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  • Author: Marina Arkkukangas x
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Marina Arkkukangas, Anne Söderlund, Staffan Eriksson and Ann-Christin Johansson

This study investigated if behavioral factors, treatment with behavioral support, readiness to change, fall self-efficacy, and activity habits could predict long-term adherence to an exercise program. Included in this study were 114 community-dwelling older adults who had participated in one of two home-based exercise interventions. Behavioral factors associated with adherence to the exercise program over 52 weeks were analyzed. The behavioral factors, specifically activity habits at baseline, significantly predicted adherence to the exercise program, with an odds ratio = 3.39, 95% confidence interval [1.38, 8.32], for exercise and an odds ratio = 6.11, 95% confidence interval [2.34, 15.94], for walks. Being allocated to a specific treatment including motivational interviewing was also significantly predictive: odds ratio = 2.47, 95% confidence interval [1.11, 5.49] for exercise adherence. In conclusion, activity habits and exercise in combination with motivational interviewing had a significant association with adherence to the exercise program at a 1-year follow-up.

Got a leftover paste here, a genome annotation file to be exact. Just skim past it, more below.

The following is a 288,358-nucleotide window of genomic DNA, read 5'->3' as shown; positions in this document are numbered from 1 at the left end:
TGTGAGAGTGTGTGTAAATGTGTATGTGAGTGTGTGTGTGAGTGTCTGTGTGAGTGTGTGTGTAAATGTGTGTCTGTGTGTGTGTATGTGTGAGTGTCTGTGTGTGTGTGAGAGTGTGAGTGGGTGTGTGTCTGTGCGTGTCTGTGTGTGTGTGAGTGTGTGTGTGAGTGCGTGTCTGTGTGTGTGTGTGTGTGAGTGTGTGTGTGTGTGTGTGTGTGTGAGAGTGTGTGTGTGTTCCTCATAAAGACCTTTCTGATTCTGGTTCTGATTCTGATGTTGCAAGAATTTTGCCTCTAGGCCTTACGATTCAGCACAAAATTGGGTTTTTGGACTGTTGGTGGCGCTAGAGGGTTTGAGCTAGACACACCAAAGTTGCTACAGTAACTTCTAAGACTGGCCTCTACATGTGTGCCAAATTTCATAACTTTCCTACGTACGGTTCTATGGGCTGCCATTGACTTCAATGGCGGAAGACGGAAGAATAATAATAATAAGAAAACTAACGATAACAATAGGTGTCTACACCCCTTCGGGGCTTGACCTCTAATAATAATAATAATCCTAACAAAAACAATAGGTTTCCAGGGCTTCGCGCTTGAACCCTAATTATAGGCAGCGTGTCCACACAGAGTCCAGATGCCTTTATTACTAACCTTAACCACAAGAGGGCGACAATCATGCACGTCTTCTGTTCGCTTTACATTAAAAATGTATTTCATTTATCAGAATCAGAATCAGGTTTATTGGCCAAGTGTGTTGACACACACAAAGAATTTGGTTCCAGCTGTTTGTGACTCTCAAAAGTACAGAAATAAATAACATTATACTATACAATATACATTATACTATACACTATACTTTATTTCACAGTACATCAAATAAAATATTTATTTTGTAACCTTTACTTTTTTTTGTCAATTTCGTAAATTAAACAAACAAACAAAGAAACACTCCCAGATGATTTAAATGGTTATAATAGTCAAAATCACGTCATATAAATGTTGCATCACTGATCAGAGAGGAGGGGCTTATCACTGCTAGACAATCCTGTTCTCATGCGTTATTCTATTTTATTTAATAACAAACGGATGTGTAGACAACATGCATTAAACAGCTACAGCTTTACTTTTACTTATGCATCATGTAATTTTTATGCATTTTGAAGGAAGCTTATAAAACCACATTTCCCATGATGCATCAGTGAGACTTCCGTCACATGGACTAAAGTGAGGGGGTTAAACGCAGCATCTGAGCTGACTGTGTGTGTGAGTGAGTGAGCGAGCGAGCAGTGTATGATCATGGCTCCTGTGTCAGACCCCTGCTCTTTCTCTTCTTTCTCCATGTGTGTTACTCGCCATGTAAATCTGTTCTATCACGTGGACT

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Marina Arkkukangas, Susanna Tuvemo Johnson, Karin Hellström, Elisabeth Anens, Michail Tonkonogi and Ulf Larsson

This study investigates the effectiveness of two fall-prevention exercise interventions targeting physical performance, activity level, fall-related self-efficacy, health-related quality of life, and falls: the Otago Exercise Programme (OEP) with and the OEP without behavior change support. In this randomized controlled trial, 175 participants were randomized into two intervention groups and one control group. A total of 124 community-dwelling older adults aged 75 and older who needed walking aids or home support participated in the 2-year follow-up. The OEP with and without support for behavior change displayed no long-term benefits on physical performance, fall-related self-efficacy, health-related quality of life, and falls compared with a control group. Although no significant differences were detected between the groups, the results implied the control group’s physical activity level decreased compared with the intervention groups at 2-year follow-up.